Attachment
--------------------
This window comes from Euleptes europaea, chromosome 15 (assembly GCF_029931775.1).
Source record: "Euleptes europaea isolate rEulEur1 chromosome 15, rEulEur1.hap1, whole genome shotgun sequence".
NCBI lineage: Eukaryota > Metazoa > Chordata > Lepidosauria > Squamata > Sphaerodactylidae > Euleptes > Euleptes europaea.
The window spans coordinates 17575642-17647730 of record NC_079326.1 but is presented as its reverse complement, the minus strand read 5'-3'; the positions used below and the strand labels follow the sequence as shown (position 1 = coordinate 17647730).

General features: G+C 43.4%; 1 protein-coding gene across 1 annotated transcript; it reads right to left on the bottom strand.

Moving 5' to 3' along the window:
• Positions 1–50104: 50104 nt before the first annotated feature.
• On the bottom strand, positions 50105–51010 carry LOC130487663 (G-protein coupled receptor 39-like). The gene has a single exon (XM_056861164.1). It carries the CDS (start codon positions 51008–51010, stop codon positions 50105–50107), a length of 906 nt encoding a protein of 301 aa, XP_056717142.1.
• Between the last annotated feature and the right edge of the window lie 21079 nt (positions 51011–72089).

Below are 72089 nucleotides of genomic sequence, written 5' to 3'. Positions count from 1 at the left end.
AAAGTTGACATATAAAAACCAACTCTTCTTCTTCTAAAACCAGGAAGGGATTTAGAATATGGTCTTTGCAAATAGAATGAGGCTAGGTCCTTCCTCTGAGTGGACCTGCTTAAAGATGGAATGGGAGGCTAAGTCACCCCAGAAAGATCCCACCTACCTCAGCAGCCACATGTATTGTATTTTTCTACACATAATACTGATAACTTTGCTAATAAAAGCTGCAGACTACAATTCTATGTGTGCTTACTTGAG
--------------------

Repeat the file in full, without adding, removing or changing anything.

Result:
This window comes from Euleptes europaea, chromosome 15 (assembly GCF_029931775.1).
Source record: "Euleptes europaea isolate rEulEur1 chromosome 15, rEulEur1.hap1, whole genome shotgun sequence".
NCBI lineage: Eukaryota > Metazoa > Chordata > Lepidosauria > Squamata > Sphaerodactylidae > Euleptes > Euleptes europaea.
The window spans coordinates 17575642-17647730 of record NC_079326.1 but is presented as its reverse complement, the minus strand read 5'-3'; the positions used below and the strand labels follow the sequence as shown (position 1 = coordinate 17647730).

General features: G+C 43.4%; 1 protein-coding gene across 1 annotated transcript; it reads right to left on the bottom strand.

Moving 5' to 3' along the window:
• Positions 1–50104: 50104 nt before the first annotated feature.
• On the bottom strand, positions 50105–51010 carry LOC130487663 (G-protein coupled receptor 39-like). The gene has a single exon (XM_056861164.1). It carries the CDS (start codon positions 51008–51010, stop codon positions 50105–50107), a length of 906 nt encoding a protein of 301 aa, XP_056717142.1.
• Between the last annotated feature and the right edge of the window lie 21079 nt (positions 51011–72089).

Below are 72089 nucleotides of genomic sequence, written 5' to 3'. Positions count from 1 at the left end.
AAAGTTGACATATAAAAACCAACTCTTCTTCTTCTAAAACCAGGAAGGGATTTAGAATATGGTCTTTGCAAATAGAATGAGGCTAGGTCCTTCCTCTGAGTGGACCTGCTTAAAGATGGAATGGGAGGCTAAGTCACCCCAGAAAGATCCCACCTACCTCAGCAGCCACATGTATTGTATTTTTCTACACATAATACTGATAACTTTGCTAATAAAAGCTGCAGACTACAATTCTATGTGTGCTTACTTGAG